“The Last Witness,” a thriller by Jerry Americ. (The Story Merchant, 2014)
“How Sweet It Is!” by Thane Rosenbaum. (Mandel Vilar Press, 2015)
“Fugitive Colors,” a novel by Lisa Barr. (Arcade, 2013)
As we commemorate Yom HaShoah this year, readers will find these new works of fiction fascinating, each in a completely different manner. The authors look at the Holocaust and the Nazi horror from very unique points of view, each book adding something new to Holocaust history and the history of the survivors.
As I write this, I have just returned home from St. Peter’s Church to commemorate the yahrzeit of Bill Corporon, Reat Underwood and Terri LaManno, murdered by an anti-Semite for being at Jewish locations one year ago today.
The cornerstone of the American Holocaust survivors’ legacy is the government sponsored Yom HaShoah commemorations. These government-backed commemorations were created as a means of engaging elected leaders and lawmakers with Jews. The American Holocaust survivors recognized that elected officials have the power to protect civil liberties, as well as to deny them. With this in mind, they created the centerpiece of the commemorative services, the Proclamation for Days of Remembrance, for memory and as a warning. The first Proclamation for Days of Remembrance in Kansas was signed by then Gov. John Carlin in 1982, marking this year as the 33rd annual event.
Some years ago I asked a local African American community leader why he discriminated against gay men and women. He answered, “The Bible prohibits their lifestyle.” I said, “You mean the same Bible that was used to justify slavery against your family?” He said, and this is the exact quotation, “That’s different.”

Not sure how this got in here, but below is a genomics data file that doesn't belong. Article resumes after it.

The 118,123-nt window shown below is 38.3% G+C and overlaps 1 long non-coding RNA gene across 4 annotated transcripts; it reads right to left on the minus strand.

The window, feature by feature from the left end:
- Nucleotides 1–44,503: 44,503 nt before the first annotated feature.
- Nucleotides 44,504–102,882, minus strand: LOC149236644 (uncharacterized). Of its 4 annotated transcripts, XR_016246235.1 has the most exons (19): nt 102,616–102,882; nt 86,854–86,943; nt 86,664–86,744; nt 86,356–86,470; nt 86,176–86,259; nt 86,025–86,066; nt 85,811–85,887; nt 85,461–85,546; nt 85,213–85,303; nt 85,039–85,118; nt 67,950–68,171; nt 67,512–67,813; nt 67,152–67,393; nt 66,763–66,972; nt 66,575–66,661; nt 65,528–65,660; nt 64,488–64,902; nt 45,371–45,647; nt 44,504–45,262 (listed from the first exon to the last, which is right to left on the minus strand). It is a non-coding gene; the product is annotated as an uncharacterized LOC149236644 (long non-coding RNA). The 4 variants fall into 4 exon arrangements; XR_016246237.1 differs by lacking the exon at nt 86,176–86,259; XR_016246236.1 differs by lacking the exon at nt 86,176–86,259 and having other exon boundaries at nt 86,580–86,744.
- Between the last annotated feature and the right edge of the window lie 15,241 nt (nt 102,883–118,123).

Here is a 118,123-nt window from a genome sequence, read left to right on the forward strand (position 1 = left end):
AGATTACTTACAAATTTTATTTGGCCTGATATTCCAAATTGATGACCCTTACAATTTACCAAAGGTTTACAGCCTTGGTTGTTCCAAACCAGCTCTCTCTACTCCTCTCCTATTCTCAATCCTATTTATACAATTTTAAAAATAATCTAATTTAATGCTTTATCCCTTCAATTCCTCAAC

Must Israel become racist? The article by Rabbi Mark Levin (March 26) starkly reveals the views of uber-left wing J Street, whose positions he advocates at every opportunity. They hurl the word “racist” indiscriminately, the idea being to cow into silence and force onto the defensive anyone who disagrees with them.
It’s been a very difficult few weeks, culminating in a most disappointing election process in Israel. I have wanted to believe that the Jewish people are “A kingdom of priests and a holy people.” (Exodus 19:6) Many antagonists to my personal aspirations for Israel have claimed that Israel is a demon state. When Prime Minister Benjamin Netanyahu turned to overt demagoguery and racism to win last week’s election I was crushed. “How could a Jew do that?” The Babylonian Talmud says that when a Jew does not act with compassion we should suspect he is not Jewish, and that compassion is one of the three essential Jewish qualities. (Yevamot 79a)
Half truths are annoying; they are a way of claiming legitimacy with something by only telling part of the story. While there are facts involved and things that can be verified, they may only be part of the story. Such is the case I found last week when I attended (along with a small group of other Jews) a lecture sponsored by a group called Citizens for Justice in the Middle East (CJME).